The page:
Theory test: preparation

Theory test: preparation

Before you can take your practical driving test, you need to pass your theory test. It’s a really important part of learning to drive: when you get to your practical test, you’ll need to show that you can use what you learn for this test when you’re driving on the road.

The car theory test costs £23 Visit GOV.UK to find out more about the theory test.

It’s vital to prepare for your theory test: there’s a lot to learn about the rules of the road. The better prepared you are, the more likely you are to pass first time, which will save you the time and money that retaking the test will cost.

There are two parts to the test

  • the multiple choice part
  • the hazard perception part.

The questions in the multiple choice test are taken from three books

You’ll need to use all of these when you’re preparing. There are lots of products available that contain practice questions, but it's really important you don't just learn the answers without understanding fully why it's correct because the questions on the actual test aren’t exactly the same as the practice ones.

Using official publications will help you get the most out of your preparations. You can find these on our online shop.

To help you get used to how the multiple choice test looks on-screen, you can practice doing the test online.

The multiple choice test covers the following topics

  • alertness
  • attitude
  • safety and your vehicle
  • safety margins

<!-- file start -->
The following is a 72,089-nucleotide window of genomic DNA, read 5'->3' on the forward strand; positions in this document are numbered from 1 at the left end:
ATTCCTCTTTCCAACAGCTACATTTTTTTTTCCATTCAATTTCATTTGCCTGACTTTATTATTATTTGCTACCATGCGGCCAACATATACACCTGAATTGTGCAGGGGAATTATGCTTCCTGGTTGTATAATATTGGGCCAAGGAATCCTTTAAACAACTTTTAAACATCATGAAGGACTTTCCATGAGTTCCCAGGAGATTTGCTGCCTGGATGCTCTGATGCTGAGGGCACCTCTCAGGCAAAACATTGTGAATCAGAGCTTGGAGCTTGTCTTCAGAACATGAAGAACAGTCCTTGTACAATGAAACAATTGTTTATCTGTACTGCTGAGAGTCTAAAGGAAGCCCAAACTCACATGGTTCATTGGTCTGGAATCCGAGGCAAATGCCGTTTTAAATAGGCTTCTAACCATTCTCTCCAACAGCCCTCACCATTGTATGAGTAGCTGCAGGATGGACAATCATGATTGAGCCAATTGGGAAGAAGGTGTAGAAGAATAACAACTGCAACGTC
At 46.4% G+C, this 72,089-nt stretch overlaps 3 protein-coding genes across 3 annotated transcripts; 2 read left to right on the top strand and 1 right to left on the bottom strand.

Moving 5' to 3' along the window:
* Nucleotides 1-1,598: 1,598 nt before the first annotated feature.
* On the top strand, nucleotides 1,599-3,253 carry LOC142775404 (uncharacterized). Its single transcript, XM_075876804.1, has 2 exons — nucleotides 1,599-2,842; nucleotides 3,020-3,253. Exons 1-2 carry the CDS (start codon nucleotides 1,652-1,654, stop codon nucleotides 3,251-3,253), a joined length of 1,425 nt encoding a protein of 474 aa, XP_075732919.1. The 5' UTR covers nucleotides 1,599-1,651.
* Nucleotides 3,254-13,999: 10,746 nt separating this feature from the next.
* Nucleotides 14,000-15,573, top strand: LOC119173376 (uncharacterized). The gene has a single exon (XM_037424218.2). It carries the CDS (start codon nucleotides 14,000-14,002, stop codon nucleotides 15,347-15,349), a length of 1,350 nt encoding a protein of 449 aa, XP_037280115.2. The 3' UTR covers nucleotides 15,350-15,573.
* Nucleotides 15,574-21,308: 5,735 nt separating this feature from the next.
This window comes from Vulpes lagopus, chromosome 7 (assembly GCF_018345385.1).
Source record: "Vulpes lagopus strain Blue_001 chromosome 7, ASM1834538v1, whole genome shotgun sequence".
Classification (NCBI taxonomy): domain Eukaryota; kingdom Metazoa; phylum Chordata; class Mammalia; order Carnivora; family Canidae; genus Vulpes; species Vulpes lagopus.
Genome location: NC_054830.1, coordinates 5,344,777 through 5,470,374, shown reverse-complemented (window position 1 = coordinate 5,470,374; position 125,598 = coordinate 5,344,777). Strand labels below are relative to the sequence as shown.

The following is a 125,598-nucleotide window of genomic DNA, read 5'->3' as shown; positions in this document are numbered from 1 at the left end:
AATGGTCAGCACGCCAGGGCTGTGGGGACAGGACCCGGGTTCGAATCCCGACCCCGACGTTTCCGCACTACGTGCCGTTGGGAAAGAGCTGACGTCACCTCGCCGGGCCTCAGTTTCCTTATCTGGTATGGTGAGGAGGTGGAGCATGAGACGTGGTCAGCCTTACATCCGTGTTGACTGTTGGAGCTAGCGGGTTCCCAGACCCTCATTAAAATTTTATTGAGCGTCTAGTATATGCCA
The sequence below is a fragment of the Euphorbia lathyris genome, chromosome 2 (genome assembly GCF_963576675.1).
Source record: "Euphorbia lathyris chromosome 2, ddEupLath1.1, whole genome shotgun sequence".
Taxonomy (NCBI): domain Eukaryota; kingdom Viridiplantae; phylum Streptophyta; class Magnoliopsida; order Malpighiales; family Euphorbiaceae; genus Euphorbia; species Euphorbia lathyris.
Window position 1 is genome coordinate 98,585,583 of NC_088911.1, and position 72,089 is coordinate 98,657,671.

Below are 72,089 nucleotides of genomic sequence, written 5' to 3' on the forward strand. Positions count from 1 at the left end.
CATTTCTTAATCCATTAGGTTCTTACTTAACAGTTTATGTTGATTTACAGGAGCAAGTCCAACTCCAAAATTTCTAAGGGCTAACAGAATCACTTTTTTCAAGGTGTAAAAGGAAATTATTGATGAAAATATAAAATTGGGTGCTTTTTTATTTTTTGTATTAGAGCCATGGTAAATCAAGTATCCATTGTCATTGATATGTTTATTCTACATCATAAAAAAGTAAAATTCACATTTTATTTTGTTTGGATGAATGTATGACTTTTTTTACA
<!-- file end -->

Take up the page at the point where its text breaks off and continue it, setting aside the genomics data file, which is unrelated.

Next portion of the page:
• hazard awareness
  • vulnerable road users
  • other types of vehicle
  • road conditions and vehicle handling
  • motorway driving
  • rules of the road
  • road and traffic signs
  • essential documents
  • incidents, accidents and emergencies
  • vehicle loading.

There are various methods you can use to help you learn what you’ll need to know for your test. Here are a few ideas

  • Link what you’re learning to your own experiences: for example, think about where you’ve seen an example of a road sign and use this to help you remember what the sign means.
  • Use mnemonics: these are sayings or stories that help you remember something – for example, ‘Richard Of York Gave Battle In Vain’ reminds you of the colours of the rainbow (red, orange, yellow, green, blue, indigo, violet).
  • Practice the question formats: as well as knowing all the information, you’ll also need to know how the questions are asked in the test. Use the practice test and the self-assessment questions in The Official DVSA Theory Test for Car Drivers.
  • Plan your study: set yourself some timelines and targets. This will help you to see your progress and make sure you haven’t missed anything. Plan to do your studying somewhere you won’t be disturbed and at a time when you’re fully awake.
  • Get help: use friends, family, your driving instructor or your colleagues from work to ask questions and share driving experiences.

Use the stopping distances game and road sign quiz in the Driver Knowledge Centre to help you practice too.

This part of the test checks you can recognise and respond to hazards that could happen while you’re driving. Being out on the road with your instructor will help you prepare for this part. There’s also The Official DVSA Guide to Hazard Perception, an interactive DVD-ROM that will help you learn to recognise hazards, know what to do when you see a hazard and practice for the test.

In the test you’ll see 14 film clips, each shown from a driver’s point of view. You’ll need to spot the developing hazard in each film: this is something that might need you, as the driver, to take some action such as changing speed or direction.